By Martine Rothblatt, PhD, Chairman and CEO of United Therapeutics Corporation.
Founded in 1996, United Therapeutics Corporation is a biotechnology company focused on the development and commercialization of unique products to address the unmet medical needs of patients with chronic and life-threatening conditions. We have four approved products on the market today and we are not stopping there! From the United States to Europe to the Asia Pacific, we are proud of our multicultural business environment where employees can collaborate with people all over the world. As a group, we are relentless in our pursuit of “medicines for life”® and continue our research into treatments for pulmonary arterial hypertension, cancer, and some of the world’s most complicated viral illnesses.
We are proud to partner with Research!America to promote better medical advancements, biomedical research, and overall greater global health initiatives. We have seen first-hand how tireless research and dedication to a cause can change the lives of thousands of patients and their loved ones. We began our story by conducting extensive research on a treatment for a deadly disease so rare, Pulmonary Arterial Hypertension (PAH), that other medical companies had abandoned any pursuits for treatments or a cure. Continue reading →
By Robert Gracy, PhD, CEO of Texas Biomedical Research Institute
Now in its eighth decade of existence, the Texas Biomedical Research Institute in San Antonio, Texas, has a mission “to improve the health of our global community through innovative biomedical research.” Texas Biomed has a breadth and depth of scientific inquiry coupled with an unparalleled collection of research resources, which in combination provides its researchers unique capabilities. Texas Biomed also views partnering with Research!America – a strong advocate for growing our country’s investment in biomedical funding – as retaining an effective ally in maintaining and eventually strengthening the backbone of our country’s preeminent position in the biomedical research field.
In the Department of Genetics, researchers are examining the genes related to complex diseases such as cardiovascular illness, diabetes, obesity, metabolic syndrome, macular degeneration, behavioral and psychiatric disorders, arthritis and osteoporosis – hoping to ultimately provide the foundation of knowledge that can lead to better treatment of these devastating illnesses and to personalize care according to the genetic profile of each patient. Continue reading →
By Alan G. Kraut, Executive Director of the Association for Psychological Science
In the minds of many people, there is a separation between biomedical research and behavioral research. But that separation is artificial. Behavior is at the core of many health problems. Six out of 10 of the leading causes of premature death, including heart disease, diabetes, and stroke, are linked in part to genetic influences but also to controllable behaviors like physical inactivity, poor diet and smoking.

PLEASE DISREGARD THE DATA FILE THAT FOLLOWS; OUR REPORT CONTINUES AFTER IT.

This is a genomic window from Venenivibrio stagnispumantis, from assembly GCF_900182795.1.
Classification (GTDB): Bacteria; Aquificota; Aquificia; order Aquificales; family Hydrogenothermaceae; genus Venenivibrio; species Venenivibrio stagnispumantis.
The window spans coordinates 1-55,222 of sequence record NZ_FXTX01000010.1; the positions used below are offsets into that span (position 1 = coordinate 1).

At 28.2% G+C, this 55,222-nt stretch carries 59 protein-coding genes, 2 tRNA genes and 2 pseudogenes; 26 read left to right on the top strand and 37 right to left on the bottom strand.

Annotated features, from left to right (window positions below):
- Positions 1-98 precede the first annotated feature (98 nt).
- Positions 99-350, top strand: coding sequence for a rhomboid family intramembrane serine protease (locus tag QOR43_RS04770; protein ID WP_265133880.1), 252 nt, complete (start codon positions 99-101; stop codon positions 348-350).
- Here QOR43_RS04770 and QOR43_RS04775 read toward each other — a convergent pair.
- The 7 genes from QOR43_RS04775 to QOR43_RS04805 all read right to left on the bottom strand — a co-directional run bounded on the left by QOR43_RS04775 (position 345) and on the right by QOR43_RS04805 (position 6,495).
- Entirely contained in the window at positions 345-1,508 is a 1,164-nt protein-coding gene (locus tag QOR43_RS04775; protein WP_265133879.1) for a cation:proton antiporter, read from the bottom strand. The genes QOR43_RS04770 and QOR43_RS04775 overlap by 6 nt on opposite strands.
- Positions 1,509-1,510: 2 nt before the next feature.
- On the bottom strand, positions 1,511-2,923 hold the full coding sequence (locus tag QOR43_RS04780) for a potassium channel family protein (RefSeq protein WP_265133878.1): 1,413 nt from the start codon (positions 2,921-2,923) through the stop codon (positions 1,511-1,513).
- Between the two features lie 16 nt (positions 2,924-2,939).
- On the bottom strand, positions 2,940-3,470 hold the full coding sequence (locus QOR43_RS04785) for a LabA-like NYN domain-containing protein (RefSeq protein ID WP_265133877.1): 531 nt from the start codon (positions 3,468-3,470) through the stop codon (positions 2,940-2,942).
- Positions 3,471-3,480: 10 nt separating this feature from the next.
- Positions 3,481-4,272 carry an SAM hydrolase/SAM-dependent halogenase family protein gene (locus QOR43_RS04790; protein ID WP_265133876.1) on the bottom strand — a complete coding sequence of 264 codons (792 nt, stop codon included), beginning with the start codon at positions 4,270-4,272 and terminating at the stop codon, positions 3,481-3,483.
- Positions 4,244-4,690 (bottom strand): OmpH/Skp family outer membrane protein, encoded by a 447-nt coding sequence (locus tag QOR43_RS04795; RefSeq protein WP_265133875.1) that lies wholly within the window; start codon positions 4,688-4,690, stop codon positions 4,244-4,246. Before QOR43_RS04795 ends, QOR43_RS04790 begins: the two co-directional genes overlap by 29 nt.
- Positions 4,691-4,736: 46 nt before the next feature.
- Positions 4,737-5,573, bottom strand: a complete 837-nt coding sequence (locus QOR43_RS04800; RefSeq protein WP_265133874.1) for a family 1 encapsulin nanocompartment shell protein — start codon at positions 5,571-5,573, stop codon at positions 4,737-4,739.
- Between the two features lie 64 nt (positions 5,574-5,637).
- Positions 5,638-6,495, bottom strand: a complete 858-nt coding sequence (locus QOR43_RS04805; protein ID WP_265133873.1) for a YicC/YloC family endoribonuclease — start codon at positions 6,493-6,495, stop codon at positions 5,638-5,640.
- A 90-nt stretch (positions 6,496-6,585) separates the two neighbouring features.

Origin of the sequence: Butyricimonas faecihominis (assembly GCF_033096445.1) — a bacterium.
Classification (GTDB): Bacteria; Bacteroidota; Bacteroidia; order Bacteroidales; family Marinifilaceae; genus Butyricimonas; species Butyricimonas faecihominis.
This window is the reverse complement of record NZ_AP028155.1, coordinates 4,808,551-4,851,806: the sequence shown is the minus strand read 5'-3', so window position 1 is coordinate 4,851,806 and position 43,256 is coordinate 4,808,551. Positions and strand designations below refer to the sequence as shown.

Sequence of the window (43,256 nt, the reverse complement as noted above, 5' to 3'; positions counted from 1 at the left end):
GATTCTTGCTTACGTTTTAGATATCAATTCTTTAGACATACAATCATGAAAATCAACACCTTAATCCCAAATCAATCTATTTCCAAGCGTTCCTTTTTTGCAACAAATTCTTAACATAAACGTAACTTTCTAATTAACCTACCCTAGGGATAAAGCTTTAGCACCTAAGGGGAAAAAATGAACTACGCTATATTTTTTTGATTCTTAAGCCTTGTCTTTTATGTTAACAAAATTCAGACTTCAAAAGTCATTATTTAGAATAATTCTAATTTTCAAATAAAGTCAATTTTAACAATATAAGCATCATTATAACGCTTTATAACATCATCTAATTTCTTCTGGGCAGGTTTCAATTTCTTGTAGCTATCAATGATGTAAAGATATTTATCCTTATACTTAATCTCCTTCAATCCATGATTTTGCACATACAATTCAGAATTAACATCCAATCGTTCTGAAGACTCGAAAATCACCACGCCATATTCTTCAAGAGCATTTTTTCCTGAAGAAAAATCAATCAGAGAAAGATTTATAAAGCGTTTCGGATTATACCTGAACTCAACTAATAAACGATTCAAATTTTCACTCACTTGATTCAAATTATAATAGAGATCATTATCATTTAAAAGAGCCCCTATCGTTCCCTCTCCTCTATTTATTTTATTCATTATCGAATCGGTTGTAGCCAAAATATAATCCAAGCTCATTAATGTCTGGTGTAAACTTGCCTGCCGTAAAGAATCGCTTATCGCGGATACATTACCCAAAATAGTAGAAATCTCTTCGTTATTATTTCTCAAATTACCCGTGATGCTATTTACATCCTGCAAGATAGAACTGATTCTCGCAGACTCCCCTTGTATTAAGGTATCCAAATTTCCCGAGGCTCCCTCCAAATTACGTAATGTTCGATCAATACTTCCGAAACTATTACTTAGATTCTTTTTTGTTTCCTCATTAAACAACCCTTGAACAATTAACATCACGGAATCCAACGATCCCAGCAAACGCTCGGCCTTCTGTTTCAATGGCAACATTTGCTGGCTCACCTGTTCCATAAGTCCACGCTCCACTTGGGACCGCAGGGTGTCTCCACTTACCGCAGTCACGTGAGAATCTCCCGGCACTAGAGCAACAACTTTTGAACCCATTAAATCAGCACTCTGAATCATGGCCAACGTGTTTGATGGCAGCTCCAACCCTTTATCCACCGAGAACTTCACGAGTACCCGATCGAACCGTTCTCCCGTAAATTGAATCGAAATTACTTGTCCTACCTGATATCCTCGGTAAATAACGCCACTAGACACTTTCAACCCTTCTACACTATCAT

Our 25,000 members are scientists and educators at the nation’s universities and colleges, conducting federally funded basic and applied, theoretical, and clinical research. They look at such things as the connections between emotion, stress, and biology and the impact of stress on health; they look at ways to manage debilitating chronic conditions such as diabetes and arthritis as well as depression and other mental disorders; they look at how genes and the environment influence behavioral traits such as aggression and anxiety; and they address the behavioral aspects of smoking and drug and alcohol abuse.
Just as there exists a layered understanding, from basic to applied, of how molecules affect brain cancer, there is a similar spectrum for behavioral research. Continue reading →
The Foundation for the National Institutes of Health (FNIH) is accepting nominations for the 2014 Lurie Prize in the Biomedical Sciences, an annual award recognizing outstanding achievement by a young scientist in biomedical research.
The Prize? $100,000, made possible by a generous gift from Ann Lurie, FNIH Board Member, distinguished philanthropist and president of the Ann and Robert H. Lurie Foundation.
A few things to remember if you want to apply: the nominator must be a member of an accredited educational and/or scientific institution; the candidate must be 52 or younger on January 1, 2014; all nomination materials must be in English; and no self-nominations are allowed.
The awardee will be selected by a jury of six distinguished biomedical researchers, chaired by Solomon H. Snyder, MD, Distinguished Service Professor of Neuroscience, Pharmacology & Psychiatry of the Solomon H. Snyder Department of Neuroscience at Johns Hopkins University School of Medicine.
Last year’s winner was Ruslan M. Medzhitov, PhD, the David W. Wallace Professor of Immunobiology at Yale University School of Medicine and a Howard Hughes Medical Institute Investigator for discoveries related to the immune system. The innate immune system that Medzhitov studies rapidly mobilizes a response to infection and, together with the adaptive immune system, is crucial to protecting human health.
Deadline to submit nominations is October 1, 2013, at 1 p.m. Eastern.
If you have any questions, email firstname.lastname@example.org.